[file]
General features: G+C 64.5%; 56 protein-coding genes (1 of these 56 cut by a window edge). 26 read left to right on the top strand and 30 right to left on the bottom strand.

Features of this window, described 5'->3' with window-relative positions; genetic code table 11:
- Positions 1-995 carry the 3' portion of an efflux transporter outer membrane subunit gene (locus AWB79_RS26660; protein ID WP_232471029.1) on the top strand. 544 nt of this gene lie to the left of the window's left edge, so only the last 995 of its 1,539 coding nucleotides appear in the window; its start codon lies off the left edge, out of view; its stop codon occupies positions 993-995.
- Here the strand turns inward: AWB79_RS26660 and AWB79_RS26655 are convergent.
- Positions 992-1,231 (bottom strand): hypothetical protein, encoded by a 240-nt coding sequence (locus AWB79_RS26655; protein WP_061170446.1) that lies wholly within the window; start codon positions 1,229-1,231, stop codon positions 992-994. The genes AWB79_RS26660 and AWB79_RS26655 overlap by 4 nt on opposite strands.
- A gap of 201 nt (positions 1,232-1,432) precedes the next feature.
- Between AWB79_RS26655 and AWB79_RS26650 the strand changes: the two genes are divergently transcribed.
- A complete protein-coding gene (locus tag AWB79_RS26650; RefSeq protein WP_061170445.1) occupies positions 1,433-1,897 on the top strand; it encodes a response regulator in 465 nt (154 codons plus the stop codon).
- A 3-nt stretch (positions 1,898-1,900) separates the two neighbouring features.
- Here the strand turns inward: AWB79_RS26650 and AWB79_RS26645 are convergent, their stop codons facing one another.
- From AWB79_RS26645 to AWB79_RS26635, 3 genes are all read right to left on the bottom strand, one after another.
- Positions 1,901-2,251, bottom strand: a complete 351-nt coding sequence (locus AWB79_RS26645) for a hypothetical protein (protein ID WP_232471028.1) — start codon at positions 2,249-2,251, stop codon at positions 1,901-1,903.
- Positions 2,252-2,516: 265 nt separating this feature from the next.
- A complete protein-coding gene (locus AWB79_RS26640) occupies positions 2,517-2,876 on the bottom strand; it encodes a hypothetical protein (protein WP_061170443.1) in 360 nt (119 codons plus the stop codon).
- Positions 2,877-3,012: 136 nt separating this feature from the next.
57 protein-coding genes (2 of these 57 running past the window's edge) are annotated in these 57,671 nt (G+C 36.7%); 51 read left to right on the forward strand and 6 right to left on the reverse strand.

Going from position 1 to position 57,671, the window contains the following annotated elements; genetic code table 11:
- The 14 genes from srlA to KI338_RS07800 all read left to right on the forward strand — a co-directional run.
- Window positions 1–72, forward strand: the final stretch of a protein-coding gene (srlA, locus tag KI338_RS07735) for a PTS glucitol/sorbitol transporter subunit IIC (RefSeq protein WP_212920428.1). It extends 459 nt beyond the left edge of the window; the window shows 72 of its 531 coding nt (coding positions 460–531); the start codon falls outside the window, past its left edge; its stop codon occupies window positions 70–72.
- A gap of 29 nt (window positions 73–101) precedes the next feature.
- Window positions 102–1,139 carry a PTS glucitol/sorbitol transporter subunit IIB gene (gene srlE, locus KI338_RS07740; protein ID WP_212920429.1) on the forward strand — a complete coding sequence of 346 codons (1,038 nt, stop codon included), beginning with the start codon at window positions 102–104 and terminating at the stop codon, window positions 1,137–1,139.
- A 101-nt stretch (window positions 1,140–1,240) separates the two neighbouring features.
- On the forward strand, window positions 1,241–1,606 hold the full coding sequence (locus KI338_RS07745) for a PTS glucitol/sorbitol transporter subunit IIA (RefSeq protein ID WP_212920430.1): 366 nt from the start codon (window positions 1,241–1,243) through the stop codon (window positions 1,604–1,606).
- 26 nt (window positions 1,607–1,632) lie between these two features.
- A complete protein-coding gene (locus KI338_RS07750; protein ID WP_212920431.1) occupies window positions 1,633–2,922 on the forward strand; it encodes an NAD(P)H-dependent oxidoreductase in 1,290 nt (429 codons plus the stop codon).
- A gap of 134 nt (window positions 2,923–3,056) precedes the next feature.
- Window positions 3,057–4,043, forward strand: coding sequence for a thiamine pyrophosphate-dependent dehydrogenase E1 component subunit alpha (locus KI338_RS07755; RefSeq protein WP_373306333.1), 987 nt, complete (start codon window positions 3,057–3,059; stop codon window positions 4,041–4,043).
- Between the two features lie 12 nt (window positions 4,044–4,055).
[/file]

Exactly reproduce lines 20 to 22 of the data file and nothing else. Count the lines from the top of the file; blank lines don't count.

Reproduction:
- A gap of 29 nt (window positions 73–101) precedes the next feature.
- Window positions 102–1,139 carry a PTS glucitol/sorbitol transporter subunit IIB gene (gene srlE, locus KI338_RS07740; protein ID WP_212920429.1) on the forward strand — a complete coding sequence of 346 codons (1,038 nt, stop codon included), beginning with the start codon at window positions 102–104 and terminating at the stop codon, window positions 1,137–1,139.
- A 101-nt stretch (window positions 1,140–1,240) separates the two neighbouring features.